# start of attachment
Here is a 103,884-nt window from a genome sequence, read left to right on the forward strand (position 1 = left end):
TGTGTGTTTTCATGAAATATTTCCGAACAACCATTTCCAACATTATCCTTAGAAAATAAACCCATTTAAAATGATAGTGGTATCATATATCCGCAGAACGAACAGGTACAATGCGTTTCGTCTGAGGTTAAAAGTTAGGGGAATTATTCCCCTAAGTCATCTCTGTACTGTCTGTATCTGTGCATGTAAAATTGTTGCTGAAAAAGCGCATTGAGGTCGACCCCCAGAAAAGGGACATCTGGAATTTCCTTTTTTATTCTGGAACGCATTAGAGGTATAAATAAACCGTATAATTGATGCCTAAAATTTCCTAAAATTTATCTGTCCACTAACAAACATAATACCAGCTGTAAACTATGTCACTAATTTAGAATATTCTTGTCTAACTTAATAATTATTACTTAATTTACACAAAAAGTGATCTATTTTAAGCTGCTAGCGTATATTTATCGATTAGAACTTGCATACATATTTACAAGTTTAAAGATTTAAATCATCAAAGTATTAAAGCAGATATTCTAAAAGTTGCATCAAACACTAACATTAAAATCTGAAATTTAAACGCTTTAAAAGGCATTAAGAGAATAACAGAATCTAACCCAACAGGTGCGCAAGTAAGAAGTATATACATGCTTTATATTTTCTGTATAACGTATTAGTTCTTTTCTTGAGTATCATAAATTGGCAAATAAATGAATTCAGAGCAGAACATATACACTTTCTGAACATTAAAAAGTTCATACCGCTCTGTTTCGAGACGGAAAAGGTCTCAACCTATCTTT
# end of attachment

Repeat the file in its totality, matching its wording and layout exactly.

Here is a 103,884-nt window from a genome sequence, read left to right on the forward strand (position 1 = left end):
TGTGTGTTTTCATGAAATATTTCCGAACAACCATTTCCAACATTATCCTTAGAAAATAAACCCATTTAAAATGATAGTGGTATCATATATCCGCAGAACGAACAGGTACAATGCGTTTCGTCTGAGGTTAAAAGTTAGGGGAATTATTCCCCTAAGTCATCTCTGTACTGTCTGTATCTGTGCATGTAAAATTGTTGCTGAAAAAGCGCATTGAGGTCGACCCCCAGAAAAGGGACATCTGGAATTTCCTTTTTTATTCTGGAACGCATTAGAGGTATAAATAAACCGTATAATTGATGCCTAAAATTTCCTAAAATTTATCTGTCCACTAACAAACATAATACCAGCTGTAAACTATGTCACTAATTTAGAATATTCTTGTCTAACTTAATAATTATTACTTAATTTACACAAAAAGTGATCTATTTTAAGCTGCTAGCGTATATTTATCGATTAGAACTTGCATACATATTTACAAGTTTAAAGATTTAAATCATCAAAGTATTAAAGCAGATATTCTAAAAGTTGCATCAAACACTAACATTAAAATCTGAAATTTAAACGCTTTAAAAGGCATTAAGAGAATAACAGAATCTAACCCAACAGGTGCGCAAGTAAGAAGTATATACATGCTTTATATTTTCTGTATAACGTATTAGTTCTTTTCTTGAGTATCATAAATTGGCAAATAAATGAATTCAGAGCAGAACATATACACTTTCTGAACATTAAAAAGTTCATACCGCTCTGTTTCGAGACGGAAAAGGTCTCAACCTATCTTT